Davey played the role in London and then on Broadway and was nominated for a Tony Award. On 9th February 1964, Davey appeared in the U.S.A. on The Ed Sullivan Show with Georgia Brown who was playing Nancy in the Broadway production of Oliver!. This was the same episode of the show in which the Beatles made their first appearance. Davey said of that night that he watched the Beatles from the side of the stage and saw the girls going crazy, and he said to himself, "this is it, I want some of that."
Following his Ed Sullivan appearance, Davey Jones signed a contract with Ward Sylvester of Screen Gems (then the television division of Columbia Pictures). A pair of American television appearances followed, as Davey Jones received screen time in episodes of Ben Casey and The Farmer's Daughter.
Davey Jones debuted on the Billboard Hot 100 in the week of 14th August 1965, with the single "What Are We Going To Do?" The nineteen-year-old singer was signed to Colpix Records, a label owned by Columbia. His debut album, David Jones, on the same label, followed soon after. In 1967 the album was issued in the UK, in mono only, on the Pye Records label.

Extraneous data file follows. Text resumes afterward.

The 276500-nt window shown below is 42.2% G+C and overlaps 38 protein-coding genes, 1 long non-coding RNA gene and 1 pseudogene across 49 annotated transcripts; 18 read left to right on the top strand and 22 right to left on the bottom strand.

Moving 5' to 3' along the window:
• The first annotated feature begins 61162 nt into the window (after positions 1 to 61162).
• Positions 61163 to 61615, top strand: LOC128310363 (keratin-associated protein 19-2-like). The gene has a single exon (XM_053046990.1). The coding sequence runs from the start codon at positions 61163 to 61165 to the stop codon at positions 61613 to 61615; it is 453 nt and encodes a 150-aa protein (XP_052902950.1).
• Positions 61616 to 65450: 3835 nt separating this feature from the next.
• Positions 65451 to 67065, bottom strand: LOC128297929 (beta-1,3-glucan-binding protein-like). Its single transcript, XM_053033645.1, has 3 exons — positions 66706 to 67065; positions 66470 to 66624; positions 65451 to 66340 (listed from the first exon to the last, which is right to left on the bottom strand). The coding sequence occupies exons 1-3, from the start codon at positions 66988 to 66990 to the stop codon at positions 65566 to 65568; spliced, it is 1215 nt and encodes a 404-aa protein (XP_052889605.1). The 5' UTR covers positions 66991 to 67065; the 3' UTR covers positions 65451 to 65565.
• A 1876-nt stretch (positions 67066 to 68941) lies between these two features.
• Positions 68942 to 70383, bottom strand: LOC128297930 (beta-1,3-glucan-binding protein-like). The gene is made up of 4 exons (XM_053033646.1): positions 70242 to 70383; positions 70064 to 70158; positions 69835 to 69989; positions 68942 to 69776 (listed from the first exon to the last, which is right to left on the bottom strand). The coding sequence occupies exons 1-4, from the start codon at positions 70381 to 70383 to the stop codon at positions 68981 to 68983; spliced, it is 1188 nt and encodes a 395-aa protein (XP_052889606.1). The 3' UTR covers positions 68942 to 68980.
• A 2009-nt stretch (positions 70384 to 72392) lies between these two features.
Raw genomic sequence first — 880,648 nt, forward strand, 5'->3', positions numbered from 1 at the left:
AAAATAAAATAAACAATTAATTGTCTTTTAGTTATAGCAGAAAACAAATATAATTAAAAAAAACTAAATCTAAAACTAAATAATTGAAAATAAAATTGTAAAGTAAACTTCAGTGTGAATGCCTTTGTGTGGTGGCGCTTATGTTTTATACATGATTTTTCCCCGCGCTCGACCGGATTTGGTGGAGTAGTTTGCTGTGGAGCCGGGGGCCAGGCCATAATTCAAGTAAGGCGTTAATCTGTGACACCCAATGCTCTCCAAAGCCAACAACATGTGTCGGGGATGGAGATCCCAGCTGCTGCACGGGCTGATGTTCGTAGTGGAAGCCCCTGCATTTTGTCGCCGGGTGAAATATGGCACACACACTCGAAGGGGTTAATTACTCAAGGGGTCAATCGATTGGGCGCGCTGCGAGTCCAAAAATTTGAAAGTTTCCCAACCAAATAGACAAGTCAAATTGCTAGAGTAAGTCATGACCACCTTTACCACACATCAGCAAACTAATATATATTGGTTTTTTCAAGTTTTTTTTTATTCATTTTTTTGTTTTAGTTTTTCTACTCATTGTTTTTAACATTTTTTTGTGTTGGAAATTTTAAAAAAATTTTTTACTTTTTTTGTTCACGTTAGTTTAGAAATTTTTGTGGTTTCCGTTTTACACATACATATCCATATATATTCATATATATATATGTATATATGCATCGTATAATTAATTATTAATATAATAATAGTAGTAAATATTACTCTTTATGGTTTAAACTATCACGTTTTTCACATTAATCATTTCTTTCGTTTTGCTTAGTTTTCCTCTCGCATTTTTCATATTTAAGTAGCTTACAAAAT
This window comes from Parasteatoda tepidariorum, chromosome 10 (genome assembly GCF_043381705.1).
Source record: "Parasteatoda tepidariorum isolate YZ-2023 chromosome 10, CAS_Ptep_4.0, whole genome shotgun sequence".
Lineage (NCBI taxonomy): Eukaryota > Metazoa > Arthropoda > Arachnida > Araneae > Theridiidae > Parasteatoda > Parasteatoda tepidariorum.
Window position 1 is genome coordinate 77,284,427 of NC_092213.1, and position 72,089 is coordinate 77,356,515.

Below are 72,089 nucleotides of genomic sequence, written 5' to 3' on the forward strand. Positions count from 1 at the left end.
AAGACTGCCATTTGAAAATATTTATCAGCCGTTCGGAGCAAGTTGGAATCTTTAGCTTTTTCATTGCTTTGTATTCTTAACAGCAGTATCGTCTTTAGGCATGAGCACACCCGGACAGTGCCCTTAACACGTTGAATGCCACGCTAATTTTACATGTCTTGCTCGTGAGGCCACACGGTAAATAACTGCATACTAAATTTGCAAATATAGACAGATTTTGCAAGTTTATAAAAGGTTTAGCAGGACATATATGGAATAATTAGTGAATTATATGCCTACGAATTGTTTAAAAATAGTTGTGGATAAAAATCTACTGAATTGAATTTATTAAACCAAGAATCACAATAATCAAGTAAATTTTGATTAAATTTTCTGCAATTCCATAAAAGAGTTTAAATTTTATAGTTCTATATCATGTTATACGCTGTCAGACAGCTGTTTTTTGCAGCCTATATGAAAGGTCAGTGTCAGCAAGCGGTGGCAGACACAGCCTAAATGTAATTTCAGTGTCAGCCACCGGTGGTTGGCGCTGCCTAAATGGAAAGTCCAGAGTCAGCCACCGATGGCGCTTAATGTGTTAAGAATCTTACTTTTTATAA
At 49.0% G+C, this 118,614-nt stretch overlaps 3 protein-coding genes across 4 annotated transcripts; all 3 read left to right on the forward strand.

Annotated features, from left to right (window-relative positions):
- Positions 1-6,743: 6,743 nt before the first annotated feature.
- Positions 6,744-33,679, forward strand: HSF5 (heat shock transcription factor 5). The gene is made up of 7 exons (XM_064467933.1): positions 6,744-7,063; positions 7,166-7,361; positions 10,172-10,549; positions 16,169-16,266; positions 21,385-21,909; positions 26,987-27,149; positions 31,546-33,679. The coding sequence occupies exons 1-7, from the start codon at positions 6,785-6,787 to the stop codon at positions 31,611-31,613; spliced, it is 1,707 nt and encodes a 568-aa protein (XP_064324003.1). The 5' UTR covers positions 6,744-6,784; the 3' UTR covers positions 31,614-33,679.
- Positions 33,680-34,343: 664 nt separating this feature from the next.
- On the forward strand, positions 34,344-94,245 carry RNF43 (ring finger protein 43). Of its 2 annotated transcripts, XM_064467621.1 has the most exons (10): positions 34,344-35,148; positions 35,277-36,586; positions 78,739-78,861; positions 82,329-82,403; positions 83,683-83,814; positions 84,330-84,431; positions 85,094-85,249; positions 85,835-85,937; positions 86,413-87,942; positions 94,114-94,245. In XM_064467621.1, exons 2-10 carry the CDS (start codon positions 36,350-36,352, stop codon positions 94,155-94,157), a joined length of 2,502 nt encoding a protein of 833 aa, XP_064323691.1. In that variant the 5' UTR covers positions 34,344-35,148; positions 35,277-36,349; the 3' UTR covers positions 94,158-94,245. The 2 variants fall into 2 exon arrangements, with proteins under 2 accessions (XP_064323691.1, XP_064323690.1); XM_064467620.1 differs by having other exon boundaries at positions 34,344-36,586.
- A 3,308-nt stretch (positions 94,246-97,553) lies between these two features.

From 1966 to 1971, Davey Jones was a member of the Monkees, a pop beat group formed expressly for a television show of the same name. With Screen Gems producing the series, Davey was shortlisted for auditions, as he was the only Monkee who was signed to a deal with the studio, but still had to meet the producer's standards. Davey Jones sang lead vocals on many of the Monkees' recordings, including "I Wanna Be Free" and "Daydream Believer". The DVD release of the first season of the show contained commentary from the various bandmates. Mostly playing tambourine or maracas, Davey Jones filled in briefly for Peter Tork on bass when he played keyboards. The NBC television series the Monkees was popular, and remained in syndication. After the group disbanded in 1971, Davey Jones reunited with Micky Dolenz as well as Monkees songwriters Tommy Boyce and Bobby Hart in 1974 as a short-lived group called Dolenz, Jones, Boyce & Hart.
A Monkees television show marathon ("Pleasant Valley Sunday") broadcast on 23rd February 1986 by MTV resulted in a wave of Monkeemania not seen since the group's heyday. Davey Jones reunited with Micky Dolenz and Peter Tork from 1986 to 1989 to celebrate the band's renewed success and promote the 20th anniversary of the group. A new top 20 hit, "That Was Then, This Is Now" was released as well as an album called 'Pool It'.
Monkees activity ceased until 1996 when Davey Jones reunited with Dolenz, Tork and Michael Nesmith to celebrate the 30th anniversary of the band. The group released a new album entitled 'Justus', the first album since 1967's Headquarters that featured the band members performing all instrumental duties. It was the last time all four Monkees performed together.
In February 2011, Davey Jones confirmed rumours of another Monkees reunion. The tour Davey Jones's last, came to fruition entitled, An Evening with The Monkees: The 45th Anniversary Tour.